I heard my Sunday school teacher say that she shared with her neighbors some of her tomatoes which her garden seemed to have in abundance. Her desire was not only to be kind but also cultivate opportunities to speak with neighbors about the Lord. She made the comment, “The Lord has given me this ministry of tomatoes” and that grabbed my attention. It made me stop and consider that the things we have are not given to us only for our benefit. Our possessions are to be used for God’s glory and my teacher recognized that her surplus of tomatoes could be a blessing to her neighborhood but also open the door for important conversations.
God's philosophy of wealth
The American dream is based on the idea of equality, that no matter who you are you can achieve success and status. While there is nothing wrong with making money and enjoying the benefits it brings, the problems begin when we are consumed by it or consume it only upon ourselves. God’s view of wealth is different from ours. In our minds wealth means we can live lavishly but I think the believers in the church of Acts who had surplus had a mentality that was more in line with God’s philosophy of wealth.
And all that believed were together, and had all things common; And sold their possessions and goods, and parted them to all men, as every man had need. And they, continuing daily with one accord in the temple, and breaking bread from house to house, did eat their meat with gladness and singleness of heart, (Acts 2:44-46)
Those who had extra quickly liquidated it so they could distribute it to those in need. I want to make it clear that I am not saying we have to sell all of our extra and give it away or that we cannot spend money on ourselves. What I am saying is that we should always be ready to help meet a need whenever we are able. This first congregation was ready to help those who were in a financial strain. Maybe they had lost a job, a crop failed, or there was an illness. Whatever the need, this group of believers was there to be a blessing.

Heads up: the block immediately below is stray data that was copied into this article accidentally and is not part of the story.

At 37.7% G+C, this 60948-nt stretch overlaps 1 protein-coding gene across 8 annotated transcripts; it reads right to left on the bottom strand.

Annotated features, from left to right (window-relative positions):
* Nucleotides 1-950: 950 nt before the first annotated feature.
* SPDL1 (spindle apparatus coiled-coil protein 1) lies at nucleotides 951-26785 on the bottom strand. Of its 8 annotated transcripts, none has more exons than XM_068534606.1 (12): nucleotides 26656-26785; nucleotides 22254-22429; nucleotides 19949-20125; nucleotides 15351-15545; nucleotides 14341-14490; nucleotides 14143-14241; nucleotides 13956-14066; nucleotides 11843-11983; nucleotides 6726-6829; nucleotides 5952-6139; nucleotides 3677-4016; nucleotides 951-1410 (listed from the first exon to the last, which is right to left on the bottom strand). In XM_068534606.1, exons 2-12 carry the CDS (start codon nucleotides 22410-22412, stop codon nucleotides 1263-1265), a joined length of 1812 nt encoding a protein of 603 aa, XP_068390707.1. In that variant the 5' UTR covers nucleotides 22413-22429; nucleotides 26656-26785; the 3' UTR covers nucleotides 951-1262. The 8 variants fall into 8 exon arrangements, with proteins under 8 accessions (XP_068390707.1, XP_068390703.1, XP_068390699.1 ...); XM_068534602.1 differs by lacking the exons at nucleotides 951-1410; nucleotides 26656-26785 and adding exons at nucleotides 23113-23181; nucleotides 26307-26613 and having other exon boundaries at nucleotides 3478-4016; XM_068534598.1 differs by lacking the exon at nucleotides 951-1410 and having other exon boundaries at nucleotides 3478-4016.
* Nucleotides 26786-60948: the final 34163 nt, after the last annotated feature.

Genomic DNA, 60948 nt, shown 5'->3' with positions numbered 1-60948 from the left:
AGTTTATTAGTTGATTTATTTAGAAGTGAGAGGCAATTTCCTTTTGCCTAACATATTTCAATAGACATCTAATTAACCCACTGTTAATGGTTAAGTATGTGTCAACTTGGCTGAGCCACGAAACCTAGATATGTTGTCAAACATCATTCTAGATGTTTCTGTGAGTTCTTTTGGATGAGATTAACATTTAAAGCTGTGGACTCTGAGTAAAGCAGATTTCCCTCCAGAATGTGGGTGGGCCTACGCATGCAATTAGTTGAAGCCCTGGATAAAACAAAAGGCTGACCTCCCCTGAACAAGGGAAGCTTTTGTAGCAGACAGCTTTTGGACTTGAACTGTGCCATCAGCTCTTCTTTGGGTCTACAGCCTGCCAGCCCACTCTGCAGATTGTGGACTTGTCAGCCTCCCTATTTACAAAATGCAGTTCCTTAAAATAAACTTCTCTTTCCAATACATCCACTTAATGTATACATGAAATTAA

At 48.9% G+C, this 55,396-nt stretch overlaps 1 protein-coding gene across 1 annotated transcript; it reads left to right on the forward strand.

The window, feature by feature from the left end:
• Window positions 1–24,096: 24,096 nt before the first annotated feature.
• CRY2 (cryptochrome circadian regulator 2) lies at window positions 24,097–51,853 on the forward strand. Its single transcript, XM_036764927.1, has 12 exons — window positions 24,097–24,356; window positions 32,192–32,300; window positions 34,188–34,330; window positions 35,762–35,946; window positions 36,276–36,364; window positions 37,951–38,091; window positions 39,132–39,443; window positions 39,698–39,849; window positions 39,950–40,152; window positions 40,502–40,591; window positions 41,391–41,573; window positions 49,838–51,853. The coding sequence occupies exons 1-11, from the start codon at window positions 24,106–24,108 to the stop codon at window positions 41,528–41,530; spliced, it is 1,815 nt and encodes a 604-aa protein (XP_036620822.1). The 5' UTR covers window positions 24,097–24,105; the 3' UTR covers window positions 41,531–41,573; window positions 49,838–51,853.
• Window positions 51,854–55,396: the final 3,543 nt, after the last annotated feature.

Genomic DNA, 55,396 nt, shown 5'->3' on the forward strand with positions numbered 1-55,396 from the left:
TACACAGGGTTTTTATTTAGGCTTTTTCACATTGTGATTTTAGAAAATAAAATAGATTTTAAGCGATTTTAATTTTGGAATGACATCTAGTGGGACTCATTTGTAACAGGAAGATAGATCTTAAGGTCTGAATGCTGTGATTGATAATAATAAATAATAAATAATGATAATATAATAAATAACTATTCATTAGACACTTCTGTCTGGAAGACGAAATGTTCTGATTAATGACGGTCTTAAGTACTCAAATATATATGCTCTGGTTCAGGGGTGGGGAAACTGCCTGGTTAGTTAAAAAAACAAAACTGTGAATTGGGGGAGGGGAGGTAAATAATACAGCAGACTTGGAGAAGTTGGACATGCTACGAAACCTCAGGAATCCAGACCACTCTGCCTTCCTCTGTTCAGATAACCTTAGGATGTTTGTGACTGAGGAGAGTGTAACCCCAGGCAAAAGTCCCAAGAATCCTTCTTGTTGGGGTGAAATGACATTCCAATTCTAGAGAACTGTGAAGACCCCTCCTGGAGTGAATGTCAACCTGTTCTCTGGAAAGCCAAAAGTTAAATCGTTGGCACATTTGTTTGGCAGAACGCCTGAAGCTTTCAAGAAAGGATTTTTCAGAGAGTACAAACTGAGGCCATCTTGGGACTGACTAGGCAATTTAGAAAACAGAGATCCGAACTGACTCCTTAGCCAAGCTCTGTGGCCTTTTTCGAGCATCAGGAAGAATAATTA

Means of distribution
I remember hearing someone say that God likes to pour into a bag with holes meaning He desires for His people to be a means of distribution. Consider for a moment one of the Old Testament ways of providing for the poor and the widows. At harvest time, those with fields were not to glean every single stalk but leave the corners and let them follow behind to gather the pieces that fell from the workers. This was one of the ways God met the needs of His people through others. The New Testament believers were updating the method of provision by intentionally giving to those in need instead of investing more in themselves. These acts of care and compassion surely did not go unnoticed by the community. Imagine what went through the mind of the person who bought from one of the believers and heard that they were selling so they could help someone else. To a lost individual that must have seemed crazy but it also illustrated the transformation that takes place in the life of someone who is saved. Our life is meant to be a testimony of what happens when Jesus is King or at least, it should. If we live for ourselves, hoarding the resources God has given to us instead of asking Him how we can best use it for His glory, are we making an impact?
I desire to be a funnel, a bag with holes that God can use to meet the needs of others and perhaps be an answer to prayer. My possessions are not mine, they have been bestowed upon me so that, yes my needs are met, but also so I can help others when I am able.
An real life illustration